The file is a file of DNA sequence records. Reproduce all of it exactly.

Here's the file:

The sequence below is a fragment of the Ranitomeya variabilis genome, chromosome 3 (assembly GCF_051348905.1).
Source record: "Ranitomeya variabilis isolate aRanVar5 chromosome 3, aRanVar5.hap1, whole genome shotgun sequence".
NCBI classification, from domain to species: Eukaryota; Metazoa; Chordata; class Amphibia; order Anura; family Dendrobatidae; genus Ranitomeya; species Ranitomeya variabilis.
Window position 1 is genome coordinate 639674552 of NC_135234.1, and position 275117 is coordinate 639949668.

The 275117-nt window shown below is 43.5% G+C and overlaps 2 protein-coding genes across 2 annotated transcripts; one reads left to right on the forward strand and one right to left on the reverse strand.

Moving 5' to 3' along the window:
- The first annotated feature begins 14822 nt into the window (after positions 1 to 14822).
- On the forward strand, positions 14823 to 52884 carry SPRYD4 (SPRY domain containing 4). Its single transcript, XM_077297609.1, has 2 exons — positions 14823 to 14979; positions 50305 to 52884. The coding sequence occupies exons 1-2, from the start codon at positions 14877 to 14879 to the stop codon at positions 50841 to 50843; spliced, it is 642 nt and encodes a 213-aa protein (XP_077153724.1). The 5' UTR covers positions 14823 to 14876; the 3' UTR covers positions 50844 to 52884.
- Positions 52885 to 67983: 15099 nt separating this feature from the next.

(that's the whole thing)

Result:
The sequence below is a fragment of the Ranitomeya variabilis genome, chromosome 3 (assembly GCF_051348905.1).
Source record: "Ranitomeya variabilis isolate aRanVar5 chromosome 3, aRanVar5.hap1, whole genome shotgun sequence".
NCBI classification, from domain to species: Eukaryota; Metazoa; Chordata; class Amphibia; order Anura; family Dendrobatidae; genus Ranitomeya; species Ranitomeya variabilis.
Window position 1 is genome coordinate 639674552 of NC_135234.1, and position 275117 is coordinate 639949668.

The 275117-nt window shown below is 43.5% G+C and overlaps 2 protein-coding genes across 2 annotated transcripts; one reads left to right on the forward strand and one right to left on the reverse strand.

Moving 5' to 3' along the window:
- The first annotated feature begins 14822 nt into the window (after positions 1 to 14822).
- On the forward strand, positions 14823 to 52884 carry SPRYD4 (SPRY domain containing 4). Its single transcript, XM_077297609.1, has 2 exons — positions 14823 to 14979; positions 50305 to 52884. The coding sequence occupies exons 1-2, from the start codon at positions 14877 to 14879 to the stop codon at positions 50841 to 50843; spliced, it is 642 nt and encodes a 213-aa protein (XP_077153724.1). The 5' UTR covers positions 14823 to 14876; the 3' UTR covers positions 50844 to 52884.
- Positions 52885 to 67983: 15099 nt separating this feature from the next.